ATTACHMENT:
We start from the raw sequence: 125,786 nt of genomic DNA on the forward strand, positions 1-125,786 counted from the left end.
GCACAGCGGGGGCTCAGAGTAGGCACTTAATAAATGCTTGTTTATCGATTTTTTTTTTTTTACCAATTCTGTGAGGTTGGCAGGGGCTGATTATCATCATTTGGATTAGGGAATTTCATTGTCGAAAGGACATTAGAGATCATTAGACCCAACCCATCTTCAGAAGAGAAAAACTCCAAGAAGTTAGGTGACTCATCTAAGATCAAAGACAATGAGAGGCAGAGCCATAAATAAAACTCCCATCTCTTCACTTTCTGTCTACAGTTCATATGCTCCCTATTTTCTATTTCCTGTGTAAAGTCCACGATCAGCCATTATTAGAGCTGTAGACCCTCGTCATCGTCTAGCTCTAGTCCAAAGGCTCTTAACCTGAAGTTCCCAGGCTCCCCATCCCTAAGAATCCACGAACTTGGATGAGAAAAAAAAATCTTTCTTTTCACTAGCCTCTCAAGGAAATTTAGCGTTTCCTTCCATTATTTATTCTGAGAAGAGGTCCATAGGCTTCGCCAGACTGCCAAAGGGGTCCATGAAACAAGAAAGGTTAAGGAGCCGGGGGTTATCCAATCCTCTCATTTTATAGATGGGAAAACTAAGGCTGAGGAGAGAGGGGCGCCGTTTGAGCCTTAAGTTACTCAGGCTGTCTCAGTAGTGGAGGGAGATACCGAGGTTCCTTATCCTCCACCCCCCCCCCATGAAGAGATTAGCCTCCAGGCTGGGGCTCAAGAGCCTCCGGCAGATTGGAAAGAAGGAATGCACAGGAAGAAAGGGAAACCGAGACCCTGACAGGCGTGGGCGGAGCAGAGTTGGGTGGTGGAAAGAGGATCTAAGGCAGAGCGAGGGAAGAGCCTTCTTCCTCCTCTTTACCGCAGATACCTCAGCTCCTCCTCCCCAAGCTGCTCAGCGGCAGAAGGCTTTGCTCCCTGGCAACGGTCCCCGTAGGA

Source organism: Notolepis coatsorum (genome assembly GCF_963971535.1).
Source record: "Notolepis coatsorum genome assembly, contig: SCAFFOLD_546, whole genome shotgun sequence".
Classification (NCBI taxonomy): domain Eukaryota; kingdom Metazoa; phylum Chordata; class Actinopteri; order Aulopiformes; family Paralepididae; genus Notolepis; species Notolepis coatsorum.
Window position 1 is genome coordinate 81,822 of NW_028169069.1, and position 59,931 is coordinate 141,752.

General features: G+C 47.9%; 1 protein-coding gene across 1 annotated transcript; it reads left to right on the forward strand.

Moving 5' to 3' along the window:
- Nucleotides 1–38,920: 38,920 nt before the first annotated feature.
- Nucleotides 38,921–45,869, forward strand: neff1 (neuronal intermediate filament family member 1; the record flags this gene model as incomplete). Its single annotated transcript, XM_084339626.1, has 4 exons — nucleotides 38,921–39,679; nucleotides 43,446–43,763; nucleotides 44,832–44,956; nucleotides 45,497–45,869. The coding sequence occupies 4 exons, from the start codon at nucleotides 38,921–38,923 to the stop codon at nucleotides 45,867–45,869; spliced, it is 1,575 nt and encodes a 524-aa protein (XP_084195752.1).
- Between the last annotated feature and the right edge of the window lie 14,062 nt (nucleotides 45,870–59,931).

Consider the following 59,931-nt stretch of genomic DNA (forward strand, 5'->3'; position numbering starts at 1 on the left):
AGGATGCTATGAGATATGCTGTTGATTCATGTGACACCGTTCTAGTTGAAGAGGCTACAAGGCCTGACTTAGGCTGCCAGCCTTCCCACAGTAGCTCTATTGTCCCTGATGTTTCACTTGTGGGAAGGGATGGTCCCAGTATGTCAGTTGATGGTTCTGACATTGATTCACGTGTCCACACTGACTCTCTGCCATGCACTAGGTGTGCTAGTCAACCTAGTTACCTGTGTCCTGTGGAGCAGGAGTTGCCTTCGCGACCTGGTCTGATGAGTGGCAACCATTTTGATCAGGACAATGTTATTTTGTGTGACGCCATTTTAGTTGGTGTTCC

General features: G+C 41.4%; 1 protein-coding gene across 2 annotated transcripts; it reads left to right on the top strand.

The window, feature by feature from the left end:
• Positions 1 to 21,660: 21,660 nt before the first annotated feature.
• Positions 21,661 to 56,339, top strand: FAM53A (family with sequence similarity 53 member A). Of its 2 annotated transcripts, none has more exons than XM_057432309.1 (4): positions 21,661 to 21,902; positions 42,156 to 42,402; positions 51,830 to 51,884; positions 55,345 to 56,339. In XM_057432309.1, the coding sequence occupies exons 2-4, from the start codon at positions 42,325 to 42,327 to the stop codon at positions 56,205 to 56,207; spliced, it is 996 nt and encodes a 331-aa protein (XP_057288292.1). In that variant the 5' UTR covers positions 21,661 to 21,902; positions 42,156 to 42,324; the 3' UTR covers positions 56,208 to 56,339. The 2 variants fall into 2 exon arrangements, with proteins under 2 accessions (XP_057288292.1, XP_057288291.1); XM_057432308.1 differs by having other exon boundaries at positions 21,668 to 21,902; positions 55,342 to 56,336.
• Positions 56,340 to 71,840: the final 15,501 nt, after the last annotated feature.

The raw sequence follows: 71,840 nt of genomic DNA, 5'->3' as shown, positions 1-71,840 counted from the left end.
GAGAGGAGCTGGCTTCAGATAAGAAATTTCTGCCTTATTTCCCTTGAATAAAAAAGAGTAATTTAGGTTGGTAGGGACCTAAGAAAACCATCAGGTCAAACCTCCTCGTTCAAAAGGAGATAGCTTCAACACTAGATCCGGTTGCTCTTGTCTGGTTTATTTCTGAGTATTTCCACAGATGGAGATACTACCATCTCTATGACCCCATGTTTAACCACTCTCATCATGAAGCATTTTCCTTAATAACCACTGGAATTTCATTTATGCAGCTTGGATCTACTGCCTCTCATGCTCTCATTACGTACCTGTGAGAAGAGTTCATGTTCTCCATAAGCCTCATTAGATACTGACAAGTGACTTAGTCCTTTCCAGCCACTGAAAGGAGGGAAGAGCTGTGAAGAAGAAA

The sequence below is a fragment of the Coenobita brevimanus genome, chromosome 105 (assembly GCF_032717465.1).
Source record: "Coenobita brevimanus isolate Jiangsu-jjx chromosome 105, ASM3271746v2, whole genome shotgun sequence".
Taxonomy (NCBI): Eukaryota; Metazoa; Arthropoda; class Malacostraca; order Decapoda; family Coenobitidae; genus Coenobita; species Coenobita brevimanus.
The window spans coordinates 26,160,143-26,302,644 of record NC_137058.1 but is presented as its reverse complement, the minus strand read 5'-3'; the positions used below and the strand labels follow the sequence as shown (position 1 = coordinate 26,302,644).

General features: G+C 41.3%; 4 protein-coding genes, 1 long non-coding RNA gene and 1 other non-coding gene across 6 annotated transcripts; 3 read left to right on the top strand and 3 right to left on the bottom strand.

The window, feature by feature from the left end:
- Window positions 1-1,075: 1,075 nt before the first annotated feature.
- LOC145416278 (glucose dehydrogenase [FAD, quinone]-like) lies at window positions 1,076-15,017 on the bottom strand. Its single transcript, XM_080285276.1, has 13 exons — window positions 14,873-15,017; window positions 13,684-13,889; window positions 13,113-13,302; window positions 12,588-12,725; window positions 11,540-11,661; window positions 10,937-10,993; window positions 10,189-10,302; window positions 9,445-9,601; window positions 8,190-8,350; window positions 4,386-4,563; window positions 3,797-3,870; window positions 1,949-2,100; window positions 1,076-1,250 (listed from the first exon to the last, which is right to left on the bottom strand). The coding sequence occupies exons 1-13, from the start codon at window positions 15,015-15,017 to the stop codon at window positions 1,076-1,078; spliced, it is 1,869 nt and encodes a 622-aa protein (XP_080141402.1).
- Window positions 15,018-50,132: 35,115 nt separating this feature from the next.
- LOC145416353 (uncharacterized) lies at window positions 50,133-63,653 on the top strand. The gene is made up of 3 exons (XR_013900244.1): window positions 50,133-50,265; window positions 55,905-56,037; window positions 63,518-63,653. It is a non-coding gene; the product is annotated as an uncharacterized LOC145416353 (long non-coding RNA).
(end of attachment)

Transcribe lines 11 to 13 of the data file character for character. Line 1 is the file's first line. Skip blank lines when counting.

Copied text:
- Between the last annotated feature and the right edge of the window lie 14,062 nt (nucleotides 45,870–59,931).

Consider the following 59,931-nt stretch of genomic DNA (forward strand, 5'->3'; position numbering starts at 1 on the left):
AGGATGCTATGAGATATGCTGTTGATTCATGTGACACCGTTCTAGTTGAAGAGGCTACAAGGCCTGACTTAGGCTGCCAGCCTTCCCACAGTAGCTCTATTGTCCCTGATGTTTCACTTGTGGGAAGGGATGGTCCCAGTATGTCAGTTGATGGTTCTGACATTGATTCACGTGTCCACACTGACTCTCTGCCATGCACTAGGTGTGCTAGTCAACCTAGTTACCTGTGTCCTGTGGAGCAGGAGTTGCCTTCGCGACCTGGTCTGATGAGTGGCAACCATTTTGATCAGGACAATGTTATTTTGTGTGACGCCATTTTAGTTGGTGTTCC